It has been a tumultuous year in the Middle East. The major shock that has affected the airline industry, stem- ming from a wider political problem, has been the ongoing blockade of Qatar by Saudi Arabia, the UAE, Bahrain and Egypt. The cutting of air links has affected all the national airlines concerned. Bahrain’s Gulf Air, for example, has lost its
extremely short, but lucrative, hop to Doha, while
Egyptair’s chairman and CEO Safwat Musallam
lamented at Arab Air Carriers Organization AGM
in Sharjah that it had lost what he described as “a
golden route” between Cairo and the Qatari capital.
By far the greatest impact, however, has been on Qatar Airways. Nevertheless, the airline has been at pains to
strike a “business as normal” stance and has, if anything,
accelerated its program of opening new routes.
For Abu Dhabi’s Etihad, it has also been a difficult
year, but for different reasons. After the 2017 trauma of
the failure of equity partner airlines airberlin and Alitalia,
it has been reassessing its future direction. Te carrier recorded a “core loss”—equivalent to operating loss for its
day-to-day airline operations—of $1.5 billion in 2017,
narrowed from $1.95 billion in 2016.
Emirates emerged as by far the most successful of the
Gulf majors last year, recording a 2017-18 net profit of
more than $760 million, almost 125% up on the previous year.
Te past year has seen Emirates’ co-operation with
LCC flydubai grow, with greatly enhanced interchange
between their passenger flows and passengers able to
combine both airlines’ routes on a single ticket.
Even Emirates felt some strain, however, with some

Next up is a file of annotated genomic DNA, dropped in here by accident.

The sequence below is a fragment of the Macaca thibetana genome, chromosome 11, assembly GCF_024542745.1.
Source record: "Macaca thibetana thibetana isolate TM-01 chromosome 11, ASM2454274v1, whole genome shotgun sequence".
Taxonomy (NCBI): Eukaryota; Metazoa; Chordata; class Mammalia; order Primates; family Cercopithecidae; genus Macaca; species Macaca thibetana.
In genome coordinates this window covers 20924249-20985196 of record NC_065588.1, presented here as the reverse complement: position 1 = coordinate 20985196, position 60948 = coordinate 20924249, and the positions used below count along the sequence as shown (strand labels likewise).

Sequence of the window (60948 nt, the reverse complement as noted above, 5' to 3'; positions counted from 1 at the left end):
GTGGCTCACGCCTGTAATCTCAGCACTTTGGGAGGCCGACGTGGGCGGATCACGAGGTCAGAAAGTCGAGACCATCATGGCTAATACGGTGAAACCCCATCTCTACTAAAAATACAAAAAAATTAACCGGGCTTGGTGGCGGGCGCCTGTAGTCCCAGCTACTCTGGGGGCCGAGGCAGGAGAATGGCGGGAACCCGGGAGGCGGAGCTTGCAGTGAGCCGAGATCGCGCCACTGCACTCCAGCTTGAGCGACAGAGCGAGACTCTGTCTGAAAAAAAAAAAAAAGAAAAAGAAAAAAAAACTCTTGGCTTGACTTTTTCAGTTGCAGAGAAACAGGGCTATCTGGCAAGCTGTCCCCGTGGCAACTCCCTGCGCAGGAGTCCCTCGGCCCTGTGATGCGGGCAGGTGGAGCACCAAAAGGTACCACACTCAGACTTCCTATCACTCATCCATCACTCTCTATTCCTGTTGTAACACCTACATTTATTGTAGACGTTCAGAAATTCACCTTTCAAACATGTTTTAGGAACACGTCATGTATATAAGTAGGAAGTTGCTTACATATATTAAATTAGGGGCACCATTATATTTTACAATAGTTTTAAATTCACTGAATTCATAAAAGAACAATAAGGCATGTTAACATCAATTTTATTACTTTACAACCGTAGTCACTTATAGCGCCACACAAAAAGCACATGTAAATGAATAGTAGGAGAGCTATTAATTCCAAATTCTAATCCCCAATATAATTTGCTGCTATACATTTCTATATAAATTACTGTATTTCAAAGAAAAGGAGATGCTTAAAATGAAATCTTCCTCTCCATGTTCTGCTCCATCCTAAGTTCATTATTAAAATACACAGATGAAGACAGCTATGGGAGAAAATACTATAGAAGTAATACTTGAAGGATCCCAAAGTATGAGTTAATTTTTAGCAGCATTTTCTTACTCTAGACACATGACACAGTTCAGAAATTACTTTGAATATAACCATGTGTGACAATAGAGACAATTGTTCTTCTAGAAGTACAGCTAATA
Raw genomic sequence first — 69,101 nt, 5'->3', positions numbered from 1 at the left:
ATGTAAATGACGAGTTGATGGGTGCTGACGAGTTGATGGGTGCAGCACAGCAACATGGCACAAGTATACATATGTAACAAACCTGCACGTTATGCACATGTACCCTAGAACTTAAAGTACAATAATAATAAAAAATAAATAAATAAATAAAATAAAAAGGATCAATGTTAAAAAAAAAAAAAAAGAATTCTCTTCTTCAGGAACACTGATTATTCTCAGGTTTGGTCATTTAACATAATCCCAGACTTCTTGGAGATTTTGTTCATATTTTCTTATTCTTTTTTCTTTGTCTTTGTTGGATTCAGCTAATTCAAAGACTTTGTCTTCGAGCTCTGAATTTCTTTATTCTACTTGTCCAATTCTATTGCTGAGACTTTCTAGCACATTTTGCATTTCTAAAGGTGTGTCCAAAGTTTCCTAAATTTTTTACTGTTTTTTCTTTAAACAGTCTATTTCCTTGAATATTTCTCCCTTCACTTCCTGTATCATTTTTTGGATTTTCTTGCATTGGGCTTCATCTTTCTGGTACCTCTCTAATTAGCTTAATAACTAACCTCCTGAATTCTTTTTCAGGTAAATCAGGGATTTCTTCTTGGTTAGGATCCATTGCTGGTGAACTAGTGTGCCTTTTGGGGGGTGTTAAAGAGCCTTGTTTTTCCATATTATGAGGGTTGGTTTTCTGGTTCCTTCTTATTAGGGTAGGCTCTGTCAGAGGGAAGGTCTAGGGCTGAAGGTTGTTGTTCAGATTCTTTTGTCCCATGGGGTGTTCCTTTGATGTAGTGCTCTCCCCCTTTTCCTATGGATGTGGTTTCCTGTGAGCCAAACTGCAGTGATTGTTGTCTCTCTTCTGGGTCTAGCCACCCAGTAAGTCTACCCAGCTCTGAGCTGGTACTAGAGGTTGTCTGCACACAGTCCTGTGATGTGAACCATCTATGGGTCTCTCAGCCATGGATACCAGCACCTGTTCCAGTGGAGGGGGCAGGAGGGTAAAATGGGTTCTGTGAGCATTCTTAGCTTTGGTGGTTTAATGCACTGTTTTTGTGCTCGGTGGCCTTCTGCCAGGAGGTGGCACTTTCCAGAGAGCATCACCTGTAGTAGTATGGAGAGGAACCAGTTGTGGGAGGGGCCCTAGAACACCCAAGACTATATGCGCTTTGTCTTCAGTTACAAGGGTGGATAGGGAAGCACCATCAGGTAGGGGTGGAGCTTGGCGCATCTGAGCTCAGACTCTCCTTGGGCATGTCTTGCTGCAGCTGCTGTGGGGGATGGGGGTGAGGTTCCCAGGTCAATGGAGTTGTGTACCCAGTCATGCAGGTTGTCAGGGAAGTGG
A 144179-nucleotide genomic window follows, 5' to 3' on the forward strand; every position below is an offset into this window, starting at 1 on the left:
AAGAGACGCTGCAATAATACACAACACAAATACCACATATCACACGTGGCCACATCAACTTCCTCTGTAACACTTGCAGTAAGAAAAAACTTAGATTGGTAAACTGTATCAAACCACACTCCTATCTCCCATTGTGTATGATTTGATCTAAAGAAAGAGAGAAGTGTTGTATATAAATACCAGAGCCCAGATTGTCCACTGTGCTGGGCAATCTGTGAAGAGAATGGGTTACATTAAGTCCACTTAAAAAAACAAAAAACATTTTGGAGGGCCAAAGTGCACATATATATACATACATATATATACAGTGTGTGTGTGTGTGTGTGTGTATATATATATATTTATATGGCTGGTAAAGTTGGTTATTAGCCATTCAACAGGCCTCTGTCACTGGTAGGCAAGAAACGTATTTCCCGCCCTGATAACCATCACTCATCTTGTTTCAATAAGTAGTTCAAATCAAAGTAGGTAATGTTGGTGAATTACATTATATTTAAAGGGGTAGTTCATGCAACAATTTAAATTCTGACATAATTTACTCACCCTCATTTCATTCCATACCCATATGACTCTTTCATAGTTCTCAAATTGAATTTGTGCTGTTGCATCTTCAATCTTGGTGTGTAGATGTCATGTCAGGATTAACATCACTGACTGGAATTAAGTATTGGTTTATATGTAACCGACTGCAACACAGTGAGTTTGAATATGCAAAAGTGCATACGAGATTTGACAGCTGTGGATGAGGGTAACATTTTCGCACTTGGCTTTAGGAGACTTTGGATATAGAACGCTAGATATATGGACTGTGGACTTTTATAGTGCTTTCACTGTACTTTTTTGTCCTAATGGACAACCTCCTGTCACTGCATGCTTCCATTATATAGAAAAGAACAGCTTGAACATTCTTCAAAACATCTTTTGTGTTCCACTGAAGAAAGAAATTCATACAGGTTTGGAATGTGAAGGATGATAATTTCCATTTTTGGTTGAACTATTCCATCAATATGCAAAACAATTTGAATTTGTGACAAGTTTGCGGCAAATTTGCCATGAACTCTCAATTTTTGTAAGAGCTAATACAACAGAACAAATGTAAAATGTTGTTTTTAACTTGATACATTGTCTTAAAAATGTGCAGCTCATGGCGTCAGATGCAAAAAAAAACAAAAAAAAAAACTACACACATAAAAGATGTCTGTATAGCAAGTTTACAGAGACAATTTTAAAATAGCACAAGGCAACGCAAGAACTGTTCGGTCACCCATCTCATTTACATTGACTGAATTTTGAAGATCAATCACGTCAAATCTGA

Airbus A380s and Boeing 777s being parked in May be-
cause of a combination of slowing markets and a shortage
Te big developments of the year for the Gulf carriers,
however, were the UAE and Qatar agreements reached
with the US over Open Skies compliance and alleged
subsidies. Te Open Skies agreements remain fully intact,
including fifth freedom rights.
African traffic made a 12.7% growth comeback in the
first quarter, as commodity prices and key markets like
Egypt and Nigeria began their recovery. However, African
airlines are still struggling to find a firm footing.
Te standout performer continues to be Ethiopian Airlines, which is pressing ahead with its own route expansion, while also setting up a string of new joint-venture
(JV) airlines. Tis year, Ethiopian is planning to launch
airlines in Chad, Guinea, Mozambique and Zambia, adding to its existing JV airlines which include Togolese airline ASKY in West Africa and Lilongwe-based Malawian
Airlines in southern Africa.
South African Airways (SAA) continues to battle financial difficulties. In May, the South African government agreed to a further R5 billion ($407 million) cash
injection, the latest in a series of bailouts, after it tripled
losses to ZAR5.4 billion ($438 million) for 2016-17.
Meanwhile, loss-making Kenya Airways is going
through a financial restructuring, headed by former LOT
Polish Airlines CEO Sebastian Mikosz.
2018 saw the launch of Africa’s Single African Air
Transport Market (SAATM), which could be the regulatory shift that changes Africa’s fortunes, although many
are pessimistic. Still, 26 countries have committed to liberalization and 14 of these took early steps to turn this
commitment into reality.
Some bright spots in a challenging landscape.
BY ALAN DRON & VICTORIA MOORES
ANALYSIS: MIDDLE EAST & AFRICA